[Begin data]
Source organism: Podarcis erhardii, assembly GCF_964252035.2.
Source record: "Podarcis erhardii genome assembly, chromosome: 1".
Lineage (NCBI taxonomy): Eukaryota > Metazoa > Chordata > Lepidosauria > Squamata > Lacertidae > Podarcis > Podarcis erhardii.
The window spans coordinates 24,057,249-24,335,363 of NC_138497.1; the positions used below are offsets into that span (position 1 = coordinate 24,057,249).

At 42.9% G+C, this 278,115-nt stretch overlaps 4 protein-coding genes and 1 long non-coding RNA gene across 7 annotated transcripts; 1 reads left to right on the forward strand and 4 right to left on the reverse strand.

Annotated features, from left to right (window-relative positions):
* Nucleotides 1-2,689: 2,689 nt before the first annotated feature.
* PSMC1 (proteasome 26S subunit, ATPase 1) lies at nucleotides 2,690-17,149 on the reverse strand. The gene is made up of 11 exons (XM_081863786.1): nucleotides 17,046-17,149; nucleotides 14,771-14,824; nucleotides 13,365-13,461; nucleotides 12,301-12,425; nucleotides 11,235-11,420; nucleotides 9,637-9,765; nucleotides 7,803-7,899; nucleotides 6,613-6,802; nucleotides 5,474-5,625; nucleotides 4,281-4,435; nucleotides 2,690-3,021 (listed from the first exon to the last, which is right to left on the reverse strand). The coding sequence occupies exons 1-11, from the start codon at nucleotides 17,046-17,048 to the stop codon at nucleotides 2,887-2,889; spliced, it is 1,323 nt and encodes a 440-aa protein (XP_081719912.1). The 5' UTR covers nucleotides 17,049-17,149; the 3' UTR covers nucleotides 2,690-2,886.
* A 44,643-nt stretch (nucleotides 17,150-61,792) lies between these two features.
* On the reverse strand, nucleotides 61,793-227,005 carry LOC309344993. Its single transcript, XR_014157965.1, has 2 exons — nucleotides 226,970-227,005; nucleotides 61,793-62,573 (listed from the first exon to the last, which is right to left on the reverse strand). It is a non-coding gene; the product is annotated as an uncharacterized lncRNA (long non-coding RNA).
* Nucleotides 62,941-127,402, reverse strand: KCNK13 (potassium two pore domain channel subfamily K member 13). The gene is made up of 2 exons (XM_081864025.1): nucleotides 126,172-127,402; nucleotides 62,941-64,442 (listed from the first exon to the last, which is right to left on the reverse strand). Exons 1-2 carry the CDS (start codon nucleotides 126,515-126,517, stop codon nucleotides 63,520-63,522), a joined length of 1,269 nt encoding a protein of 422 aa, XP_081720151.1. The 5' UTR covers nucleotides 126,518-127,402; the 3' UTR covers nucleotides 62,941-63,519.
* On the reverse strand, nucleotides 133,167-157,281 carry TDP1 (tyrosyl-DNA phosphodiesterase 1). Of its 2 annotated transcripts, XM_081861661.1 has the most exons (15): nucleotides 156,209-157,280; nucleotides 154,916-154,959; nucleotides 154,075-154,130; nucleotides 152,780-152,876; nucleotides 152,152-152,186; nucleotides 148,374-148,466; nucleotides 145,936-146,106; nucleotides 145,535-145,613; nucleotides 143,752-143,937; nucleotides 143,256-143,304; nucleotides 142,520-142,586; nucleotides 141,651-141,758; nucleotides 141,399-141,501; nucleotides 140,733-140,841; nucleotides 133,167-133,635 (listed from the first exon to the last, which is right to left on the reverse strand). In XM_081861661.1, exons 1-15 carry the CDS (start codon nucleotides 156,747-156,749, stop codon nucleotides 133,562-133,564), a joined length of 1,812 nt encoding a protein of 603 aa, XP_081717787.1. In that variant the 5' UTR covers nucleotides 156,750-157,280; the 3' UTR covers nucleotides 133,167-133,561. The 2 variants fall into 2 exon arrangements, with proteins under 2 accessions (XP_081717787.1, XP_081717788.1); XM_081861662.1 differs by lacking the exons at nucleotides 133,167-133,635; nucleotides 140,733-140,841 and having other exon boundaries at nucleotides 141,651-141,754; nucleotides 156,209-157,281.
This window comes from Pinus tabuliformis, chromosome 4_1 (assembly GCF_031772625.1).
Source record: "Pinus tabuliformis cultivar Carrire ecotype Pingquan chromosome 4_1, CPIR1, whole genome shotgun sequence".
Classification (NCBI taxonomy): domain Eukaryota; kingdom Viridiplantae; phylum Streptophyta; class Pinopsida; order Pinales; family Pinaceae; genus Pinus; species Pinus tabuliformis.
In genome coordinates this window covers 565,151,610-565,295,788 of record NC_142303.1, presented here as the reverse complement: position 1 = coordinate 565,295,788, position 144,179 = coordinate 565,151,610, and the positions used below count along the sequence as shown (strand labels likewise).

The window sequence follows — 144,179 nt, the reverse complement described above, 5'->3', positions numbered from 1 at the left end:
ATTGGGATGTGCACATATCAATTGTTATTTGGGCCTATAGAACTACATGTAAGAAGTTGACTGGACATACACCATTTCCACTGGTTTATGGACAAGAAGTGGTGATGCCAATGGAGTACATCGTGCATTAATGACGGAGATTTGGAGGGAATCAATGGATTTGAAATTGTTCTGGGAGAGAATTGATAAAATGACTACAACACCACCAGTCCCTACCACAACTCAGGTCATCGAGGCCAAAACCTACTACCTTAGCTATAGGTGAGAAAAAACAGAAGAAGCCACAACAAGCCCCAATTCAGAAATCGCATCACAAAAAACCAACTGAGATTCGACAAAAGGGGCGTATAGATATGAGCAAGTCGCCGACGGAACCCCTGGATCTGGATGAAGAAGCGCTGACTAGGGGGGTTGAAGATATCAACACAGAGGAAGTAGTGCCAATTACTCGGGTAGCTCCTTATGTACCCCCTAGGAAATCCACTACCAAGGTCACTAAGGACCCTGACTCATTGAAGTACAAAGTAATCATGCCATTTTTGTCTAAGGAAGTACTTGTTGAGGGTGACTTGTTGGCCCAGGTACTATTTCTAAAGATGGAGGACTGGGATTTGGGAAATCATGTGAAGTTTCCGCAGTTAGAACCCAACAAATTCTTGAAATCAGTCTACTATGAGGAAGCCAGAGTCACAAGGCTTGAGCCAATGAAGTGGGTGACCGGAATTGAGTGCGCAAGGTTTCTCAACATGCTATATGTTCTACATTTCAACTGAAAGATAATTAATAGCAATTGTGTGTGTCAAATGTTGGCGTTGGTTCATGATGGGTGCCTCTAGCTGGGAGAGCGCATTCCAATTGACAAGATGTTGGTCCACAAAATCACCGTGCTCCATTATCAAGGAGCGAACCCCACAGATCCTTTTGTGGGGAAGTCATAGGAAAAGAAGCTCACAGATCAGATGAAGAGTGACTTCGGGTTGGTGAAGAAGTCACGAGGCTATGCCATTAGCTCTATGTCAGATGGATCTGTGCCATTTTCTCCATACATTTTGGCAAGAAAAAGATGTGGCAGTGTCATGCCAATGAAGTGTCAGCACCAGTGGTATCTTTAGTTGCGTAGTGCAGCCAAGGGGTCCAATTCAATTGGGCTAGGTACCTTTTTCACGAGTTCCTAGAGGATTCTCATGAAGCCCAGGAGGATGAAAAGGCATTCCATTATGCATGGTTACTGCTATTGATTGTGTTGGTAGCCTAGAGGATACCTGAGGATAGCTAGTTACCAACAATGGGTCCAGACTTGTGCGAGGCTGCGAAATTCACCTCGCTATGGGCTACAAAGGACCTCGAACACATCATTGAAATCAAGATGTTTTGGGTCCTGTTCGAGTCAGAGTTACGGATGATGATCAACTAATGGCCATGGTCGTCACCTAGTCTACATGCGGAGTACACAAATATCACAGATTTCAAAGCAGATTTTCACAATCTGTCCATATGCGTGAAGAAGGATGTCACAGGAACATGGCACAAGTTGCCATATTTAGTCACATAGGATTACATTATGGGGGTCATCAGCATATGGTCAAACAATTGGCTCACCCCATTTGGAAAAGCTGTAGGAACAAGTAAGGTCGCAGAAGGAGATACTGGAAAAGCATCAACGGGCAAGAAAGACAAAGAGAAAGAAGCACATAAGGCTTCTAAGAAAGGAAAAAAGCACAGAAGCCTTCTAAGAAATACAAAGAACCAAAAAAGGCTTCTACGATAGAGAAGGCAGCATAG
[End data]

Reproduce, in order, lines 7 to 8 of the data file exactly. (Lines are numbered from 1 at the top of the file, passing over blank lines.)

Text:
* Nucleotides 1-2,689: 2,689 nt before the first annotated feature.
* PSMC1 (proteasome 26S subunit, ATPase 1) lies at nucleotides 2,690-17,149 on the reverse strand. The gene is made up of 11 exons (XM_081863786.1): nucleotides 17,046-17,149; nucleotides 14,771-14,824; nucleotides 13,365-13,461; nucleotides 12,301-12,425; nucleotides 11,235-11,420; nucleotides 9,637-9,765; nucleotides 7,803-7,899; nucleotides 6,613-6,802; nucleotides 5,474-5,625; nucleotides 4,281-4,435; nucleotides 2,690-3,021 (listed from the first exon to the last, which is right to left on the reverse strand). The coding sequence occupies exons 1-11, from the start codon at nucleotides 17,046-17,048 to the stop codon at nucleotides 2,887-2,889; spliced, it is 1,323 nt and encodes a 440-aa protein (XP_081719912.1). The 5' UTR covers nucleotides 17,049-17,149; the 3' UTR covers nucleotides 2,690-2,886.